At the start of the 20th century, half of the world's ships were being made in the North East of England. Along the four rivers of the Blyth, Tyne, Wear and Tees, many families relied on the shipbuilding and repair industry for their livelihood.
But by the start of this century, only one yard, Swan Hunter on the Tyne, remained active.
Throughout the 20th century there were many changes to the way ships were built. Workers were at times very busy, but at other times there was little or no work. Despite these hardships, there are stories of comaraderie and community.
Who were the people who built those ships? Was it like to work in the busy shipyards? And what was it like for people to see the yards close and the river change forever?
Many historians have focused on why the shipyards closed.
We Made Ships brings together photographs, videos and oral histories so that we can begin to piece together what the shipyards were like for the people who worked there.
Blyth may be the smallest of the four rivers featured on this site, but it had an impressive reputation and retains a rich history. Learn about the origins of Blyth's port, its highs and lows and how it looks today. From fishing to dredging, shipmaking to shipbreaking, listen to the stories from the mouths of the people who grew up in Blyth.
Historically in Newcastle, shipbuilding was inherently linked to the coal mining for which the city became famous. The evolution of shipbuilding technology can be tracked in what was built in shipyards along the Tyne. Whereas fifty years ago, shipbuilding, ship repair and marine engineering firms dominated the edge of the River Tyne, now the river is best known for entertainment and cultural venues.
On the Wear, most shipyards started out as small, family owned businesses, often started by someone who had trained in the industry as a shipwright. Specialising in 'tramps', the Wear struggled at times of depression but also thrived during the 'long boom'. Today Sunderland Maritime Heritage works to teach traditional skills and share the history of the Wear.
On a small scale, shipbuilding on the Tees can be traced back to medieval times, but it flourished from the 17th century and its legacy runs through the names of streets, shops and pubs. Now shipbuilding seems set to return to the Tees on a small scale, much to the satisfaction of the residents who grew up with big ships on the river.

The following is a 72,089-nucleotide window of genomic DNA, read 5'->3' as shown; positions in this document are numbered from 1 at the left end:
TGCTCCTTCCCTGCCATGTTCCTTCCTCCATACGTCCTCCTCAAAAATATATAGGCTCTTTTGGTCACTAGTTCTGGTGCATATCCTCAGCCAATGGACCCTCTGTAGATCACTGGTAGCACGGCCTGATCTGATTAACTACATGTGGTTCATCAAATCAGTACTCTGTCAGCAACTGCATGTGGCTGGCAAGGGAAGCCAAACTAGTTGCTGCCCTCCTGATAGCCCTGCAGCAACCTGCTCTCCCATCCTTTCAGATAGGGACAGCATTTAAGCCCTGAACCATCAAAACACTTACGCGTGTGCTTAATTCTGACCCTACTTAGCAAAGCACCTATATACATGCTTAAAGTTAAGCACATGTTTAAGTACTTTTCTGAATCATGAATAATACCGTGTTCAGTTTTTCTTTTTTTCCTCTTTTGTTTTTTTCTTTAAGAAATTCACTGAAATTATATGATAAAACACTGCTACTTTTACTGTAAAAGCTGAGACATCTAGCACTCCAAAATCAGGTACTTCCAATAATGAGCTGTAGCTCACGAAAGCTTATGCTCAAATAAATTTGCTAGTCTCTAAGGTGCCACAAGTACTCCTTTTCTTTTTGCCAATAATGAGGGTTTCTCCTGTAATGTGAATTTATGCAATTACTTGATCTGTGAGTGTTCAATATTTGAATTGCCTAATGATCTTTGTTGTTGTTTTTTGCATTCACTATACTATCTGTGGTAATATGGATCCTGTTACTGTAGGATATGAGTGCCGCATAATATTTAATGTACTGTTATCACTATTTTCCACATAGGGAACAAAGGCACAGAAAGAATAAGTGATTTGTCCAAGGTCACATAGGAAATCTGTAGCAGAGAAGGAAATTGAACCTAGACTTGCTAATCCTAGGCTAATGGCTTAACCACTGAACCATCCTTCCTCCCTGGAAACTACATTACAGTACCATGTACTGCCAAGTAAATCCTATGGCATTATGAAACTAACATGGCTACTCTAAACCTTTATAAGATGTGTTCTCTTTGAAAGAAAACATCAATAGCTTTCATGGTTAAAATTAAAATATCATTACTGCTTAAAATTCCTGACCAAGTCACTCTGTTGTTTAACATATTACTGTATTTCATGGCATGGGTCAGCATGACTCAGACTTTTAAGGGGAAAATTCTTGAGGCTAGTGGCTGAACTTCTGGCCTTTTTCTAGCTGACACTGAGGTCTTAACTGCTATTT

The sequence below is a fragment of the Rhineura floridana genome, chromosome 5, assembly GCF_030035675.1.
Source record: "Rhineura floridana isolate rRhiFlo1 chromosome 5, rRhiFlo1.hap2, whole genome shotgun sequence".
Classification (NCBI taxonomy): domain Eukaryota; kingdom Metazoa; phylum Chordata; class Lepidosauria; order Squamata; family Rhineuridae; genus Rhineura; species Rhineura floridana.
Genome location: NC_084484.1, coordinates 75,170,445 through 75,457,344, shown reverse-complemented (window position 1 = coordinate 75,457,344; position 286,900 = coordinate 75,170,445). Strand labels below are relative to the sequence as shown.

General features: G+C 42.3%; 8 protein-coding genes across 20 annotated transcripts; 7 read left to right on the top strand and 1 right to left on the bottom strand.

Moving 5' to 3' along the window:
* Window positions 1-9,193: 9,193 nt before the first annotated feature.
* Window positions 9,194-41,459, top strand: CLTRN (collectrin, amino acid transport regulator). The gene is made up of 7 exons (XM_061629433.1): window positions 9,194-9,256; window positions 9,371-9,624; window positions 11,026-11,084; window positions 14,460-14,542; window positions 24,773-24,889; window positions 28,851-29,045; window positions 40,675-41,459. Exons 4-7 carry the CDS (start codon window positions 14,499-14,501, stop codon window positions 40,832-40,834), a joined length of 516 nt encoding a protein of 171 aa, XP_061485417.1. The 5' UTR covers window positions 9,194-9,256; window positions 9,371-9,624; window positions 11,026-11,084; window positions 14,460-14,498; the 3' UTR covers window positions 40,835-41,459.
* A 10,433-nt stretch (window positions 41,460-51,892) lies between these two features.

Just like building a house, building a ship requires a range of skills. Some of those skills were specific to shipbuilding, whereas others (like welding) could be used in other industries.
Women have always been part of shipyard life, but the parts they played were not always visible. That changed during the Second World War, when women moved into 'male' roles for the first time.
Shipyards were not just employers. Workers often lived very close to the rivers, and close-knit communities developed over generations, sharing good times and bad.
Shipbuilding was a difficult and dangerous industry with many risks, from job insecurity to dangerous working conditions.
Unions played an important role in the shipbuilding industry, and continue to support ex-workers.
Shipbuilding in the North East dates back to medieval times, but it expanded during the Napoleonic wars of 1793-1815.
From the mid-1800s, the rise of iron shipping was in response to the demand for coal to power the industrial revolution.
During World War One, many ships sank, so after the war there were a few years when there was high demand for building new ships. However, by the mid 1920s, enough ships had been built to meet demand. The 1929 stock market crash in the US meant there was less international trade, so fewer ships were needed. Shipbuilding towns were hit hard.
After WW2 new ships were needed to replace those destroyed during the war. Many people expected this boom to be followed by a slump, as had happened in the past, but that didn’t happen. This period became known as the 'long boom'.
Working conditions, including job security and job safety, gradually improved, although the work was still difficult and often dangerous.
From the middle of the 20th century, the percentage of ships being built in Britain fell dramatically. Local and national governments commissioned reports to try to understand the issues and in 1978 the industry was nationalised, but at a time when the global shipbuilding industry was facing another historic slump.
After the closure of the shipyards, most of the machinery was removed and the buildings demolished. Many places where there were shipyards were 'regenerated'.
There are no major heritage sites where you can go to learn about the history of shipbuilding in the North East, but there are many places where the memory of this industry lives on.